Lifetime Accumulation of Microplastic in Children and Adults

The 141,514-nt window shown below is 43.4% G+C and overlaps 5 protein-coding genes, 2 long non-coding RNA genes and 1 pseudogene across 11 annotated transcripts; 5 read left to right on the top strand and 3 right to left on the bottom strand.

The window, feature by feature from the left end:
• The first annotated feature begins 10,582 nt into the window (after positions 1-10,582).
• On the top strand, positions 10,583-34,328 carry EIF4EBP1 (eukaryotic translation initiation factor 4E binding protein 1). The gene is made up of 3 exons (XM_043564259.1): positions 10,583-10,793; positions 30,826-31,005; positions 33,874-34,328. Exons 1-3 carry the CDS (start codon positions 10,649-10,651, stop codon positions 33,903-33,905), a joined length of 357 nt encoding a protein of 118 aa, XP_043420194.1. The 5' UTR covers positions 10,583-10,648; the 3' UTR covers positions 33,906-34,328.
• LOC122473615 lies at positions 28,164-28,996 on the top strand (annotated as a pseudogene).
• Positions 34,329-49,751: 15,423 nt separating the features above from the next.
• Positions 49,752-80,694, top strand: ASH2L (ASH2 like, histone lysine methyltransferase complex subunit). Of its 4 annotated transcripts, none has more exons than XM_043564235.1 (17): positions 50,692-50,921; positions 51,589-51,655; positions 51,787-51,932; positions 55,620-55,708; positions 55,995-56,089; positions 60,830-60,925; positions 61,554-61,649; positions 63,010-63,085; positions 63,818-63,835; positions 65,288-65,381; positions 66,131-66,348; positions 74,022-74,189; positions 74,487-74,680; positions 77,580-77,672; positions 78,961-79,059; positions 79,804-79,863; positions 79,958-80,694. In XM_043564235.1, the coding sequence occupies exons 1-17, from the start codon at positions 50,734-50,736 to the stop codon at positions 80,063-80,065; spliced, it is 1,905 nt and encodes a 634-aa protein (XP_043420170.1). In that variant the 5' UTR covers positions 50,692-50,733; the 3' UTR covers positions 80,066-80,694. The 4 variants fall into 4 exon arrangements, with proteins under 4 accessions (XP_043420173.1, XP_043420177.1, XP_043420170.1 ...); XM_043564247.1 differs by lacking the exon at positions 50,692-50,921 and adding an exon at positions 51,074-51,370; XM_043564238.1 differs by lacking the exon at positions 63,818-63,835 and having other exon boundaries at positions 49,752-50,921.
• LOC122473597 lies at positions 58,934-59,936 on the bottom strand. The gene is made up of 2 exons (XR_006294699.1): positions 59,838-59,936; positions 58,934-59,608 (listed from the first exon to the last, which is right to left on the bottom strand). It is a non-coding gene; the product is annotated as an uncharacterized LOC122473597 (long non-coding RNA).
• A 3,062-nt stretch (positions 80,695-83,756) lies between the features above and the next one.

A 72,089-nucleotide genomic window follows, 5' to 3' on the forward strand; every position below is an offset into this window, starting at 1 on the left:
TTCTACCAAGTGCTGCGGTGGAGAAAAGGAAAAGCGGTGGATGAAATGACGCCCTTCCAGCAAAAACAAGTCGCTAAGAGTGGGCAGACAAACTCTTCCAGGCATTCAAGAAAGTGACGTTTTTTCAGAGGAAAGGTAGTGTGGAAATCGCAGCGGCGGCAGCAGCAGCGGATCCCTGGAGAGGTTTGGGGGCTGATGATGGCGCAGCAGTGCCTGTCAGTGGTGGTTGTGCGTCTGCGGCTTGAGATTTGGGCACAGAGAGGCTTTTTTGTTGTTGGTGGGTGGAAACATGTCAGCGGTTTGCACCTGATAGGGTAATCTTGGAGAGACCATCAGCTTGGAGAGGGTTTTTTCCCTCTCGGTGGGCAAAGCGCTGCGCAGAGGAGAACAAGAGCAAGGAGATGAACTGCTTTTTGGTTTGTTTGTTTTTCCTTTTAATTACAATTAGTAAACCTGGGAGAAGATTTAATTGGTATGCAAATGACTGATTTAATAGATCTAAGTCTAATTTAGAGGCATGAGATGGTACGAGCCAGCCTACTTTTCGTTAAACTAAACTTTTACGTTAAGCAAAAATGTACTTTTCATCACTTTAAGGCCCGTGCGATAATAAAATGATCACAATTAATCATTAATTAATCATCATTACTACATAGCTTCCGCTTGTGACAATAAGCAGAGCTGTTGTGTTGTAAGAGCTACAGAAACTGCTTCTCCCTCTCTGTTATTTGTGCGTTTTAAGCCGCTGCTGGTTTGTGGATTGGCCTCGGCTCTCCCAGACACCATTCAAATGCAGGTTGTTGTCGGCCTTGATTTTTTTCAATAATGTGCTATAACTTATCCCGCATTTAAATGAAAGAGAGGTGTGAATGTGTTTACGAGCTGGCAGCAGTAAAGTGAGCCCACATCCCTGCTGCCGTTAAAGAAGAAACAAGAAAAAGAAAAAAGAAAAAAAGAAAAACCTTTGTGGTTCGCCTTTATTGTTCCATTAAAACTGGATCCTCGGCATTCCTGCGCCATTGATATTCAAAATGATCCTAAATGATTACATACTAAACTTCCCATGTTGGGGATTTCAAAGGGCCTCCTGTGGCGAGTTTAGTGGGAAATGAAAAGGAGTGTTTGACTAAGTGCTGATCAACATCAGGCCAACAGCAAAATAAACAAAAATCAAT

Human exposure to microplastic is recognized as a global problem, but the uncertainty, variability, and lifetime accumulation are unresolved. We provide a probabilistic lifetime exposure model for children and adults, which accounts for intake via eight food types and inhalation, intestinal absorption, biliary excretion, and plastic-associated chemical exposure via a physiologically based pharmacokinetic submodel. The model probabilistically simulates microplastic concentrations in the gut, body tissue, and stool, the latter allowing validation against empirical data. Rescaling methods were used to ensure comparability between microplastic abundance data. Microplastic (1–5000 μm) median intake rates are 553 particles/capita/day (184 ng/capita/day) and 883 particles/capita/day (583 ng/capita/day) for children and adults, respectively. This intake can irreversibly accumulate to 8.32 × 103 (90% CI, 7.08 × 102–1.91 × 106) particles/capita or 6.4 (90% CI, 0.1–2.31 × 103) ng/capita for children until age 18, and up to 5.01 × 104 (90% CI, 5.25 × 103–9.33 × 106) particles/capita or 40.7 (90% CI, 0.8–9.85 × 103) ng/capita for adults until age 70 in the body tissue for 1–10 μm particles. Simulated microplastic concentrations in stool agree with empirical data. Chemical absorption from food and ingested microplastic of the nine intake media based on biphasic, reversible, and size-specific sorption kinetics, reveals that the contribution of microplastics to total chemical intake is small. The as-yet-unknown contributions of other food types are discussed in light of future research needs.

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